The first of the four men we meet is Frédérick (Pierre Brasseur). An aspiring actor, he sees and flirts with Garance on the street and spends the rest of the movie running into her at various high and low points of their lives. The second man we meet is Lacenaire (Marcel Herrand), Garance's ostensible boyfriend. At first presented as a dandified professional letter-writer for illiterate citizens, he is soon revealed to be an aspiring master criminal with high, Mabuse-style plans. Finally, there is Baptiste (Jean-Louis Barrault). A gentle street company mime with unexpected resources of strength, he falls in love with Garance at first sight. He is in turn loved by Nathalie (Maria Casarës), the daughter of the fine-issuing director where Baptiste and his father work. Baptiste is a romantic soul who longs to give his heart to Garance. Through this mix of men drifts the malignant Jérico (Pierre Renoir, brother of director Jean), a ragman and spy who usually sets the plot's more dire turns in motion. Later, yet another figure enters the scene: Count Edouard de Montray (Louis Salou), who, as so many men in the movie (and so many characters in movies in general) is struck by Garance as he watches her from his box seat, and approaches her after the play. The lives of these five intertwine until the conclusion of Part One (called "The Boulevard of Crime"), when a cornered Garance, accused of a crime, must proclaim a connection with the Count, even though she spurned him when he first approached her backstage.

In the second part, called "The Man in White," we resume the story six years later. As in the novel by Marcel Proust, to which this film bears some affinity, the sense of time having passed is remarkably communicated. The second half of the movie begins with Frédérick, now the most successful actor in Paris, creating chaos over a mediocre play he is trapped in. He encounters Lacenaire for the first time and then ends up in a duel with someone else. Wounded and unable to perform, he opts to see Baptiste in his wildly successful mime show. There, Frédérick runs into Garance for the first time since she mysteriously ran out on him in Part One. Baptiste sees her too, and though he is presumably now happily married to and has a son with Nathalie, he breaks down over Garance, and flees the stage, like a 19th Century Stephen Fry or Daniel Day Lewis.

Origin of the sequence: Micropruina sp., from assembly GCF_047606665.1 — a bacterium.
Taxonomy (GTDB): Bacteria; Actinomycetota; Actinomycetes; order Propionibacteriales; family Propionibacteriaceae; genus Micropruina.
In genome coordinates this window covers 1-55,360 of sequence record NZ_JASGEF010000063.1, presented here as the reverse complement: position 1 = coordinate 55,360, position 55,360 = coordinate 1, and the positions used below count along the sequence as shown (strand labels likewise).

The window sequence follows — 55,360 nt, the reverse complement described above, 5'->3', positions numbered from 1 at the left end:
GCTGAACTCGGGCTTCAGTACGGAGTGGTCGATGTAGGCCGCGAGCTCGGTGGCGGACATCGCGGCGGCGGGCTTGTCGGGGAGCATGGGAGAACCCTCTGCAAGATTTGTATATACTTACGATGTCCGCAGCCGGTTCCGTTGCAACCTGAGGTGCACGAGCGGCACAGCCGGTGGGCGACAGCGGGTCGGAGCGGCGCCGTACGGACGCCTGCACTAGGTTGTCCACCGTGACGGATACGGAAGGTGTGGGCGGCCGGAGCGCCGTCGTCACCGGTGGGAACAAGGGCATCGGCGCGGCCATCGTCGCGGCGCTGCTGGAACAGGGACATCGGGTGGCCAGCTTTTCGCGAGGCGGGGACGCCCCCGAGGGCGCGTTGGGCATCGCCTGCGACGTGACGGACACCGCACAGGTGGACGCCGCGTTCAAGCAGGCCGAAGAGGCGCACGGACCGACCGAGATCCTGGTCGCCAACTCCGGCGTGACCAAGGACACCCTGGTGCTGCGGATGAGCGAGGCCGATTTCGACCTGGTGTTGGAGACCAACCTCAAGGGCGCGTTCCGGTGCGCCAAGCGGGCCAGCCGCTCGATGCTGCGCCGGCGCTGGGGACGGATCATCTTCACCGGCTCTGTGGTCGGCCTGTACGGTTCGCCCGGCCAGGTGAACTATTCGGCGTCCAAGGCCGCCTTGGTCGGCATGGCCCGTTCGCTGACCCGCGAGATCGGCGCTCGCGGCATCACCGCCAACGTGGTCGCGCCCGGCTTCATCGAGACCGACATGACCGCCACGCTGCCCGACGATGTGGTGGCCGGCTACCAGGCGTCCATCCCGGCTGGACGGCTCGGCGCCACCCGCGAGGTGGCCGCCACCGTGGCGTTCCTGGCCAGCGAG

A performance of Frédérick in Othello gives everyone a chance to get together again under heated circumstances, and Lacenaire, that hater of humanity and performance artist of malice, manipulates those around him, like a villain in a Neil LaBute movie, into sudden moments of revelation that destroy the lives of everyone around him. The film ends on a note of great tragedy and sadness, as Baptiste, awash in a carnival in which many of the revelers are dressed in his own Pierrot costume, is carried by the tide of humanity away from his beloved Garance, as she steps into a carriage to abandon her life and loves.

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All of the characters in Children of Paradise were modeled on historical figures. Lacenaire, for example, was an actual criminal who was executed on the guillotine, but who also captivated the minds of writers as diverse as Dostoevsky and Baudelaire. The real life Lacenaire, like his cinematic counterpart, approached manner of dress with the precision of a Beau Brummel and committed crime with the craft and cleverness of an aesthetician. Upon reflection, his motivation and life are very mysterious within the context of the film, but part of the movie's charm is its over all elliptical quality.

However, contemporary viewers who are free of the illusions of romance might find off-putting the core story of Baptiste's obsession with Garance, particularly in the film's second half when he has married Nathalie. In this instance, Casarës has one cinema's most thankless roles. Made up to appear more like Mrs. Danvers than Miss Congeniality, Casarës has a hard, sharp pinched face and narrow slits for eyes. And at film's end she is left in a rather pathetic state. Clearly, the movie doesn't take her side on things. But the viewer might, and could see Baptiste's obsession with Garance as irresponsible and based on an absurd fantasy.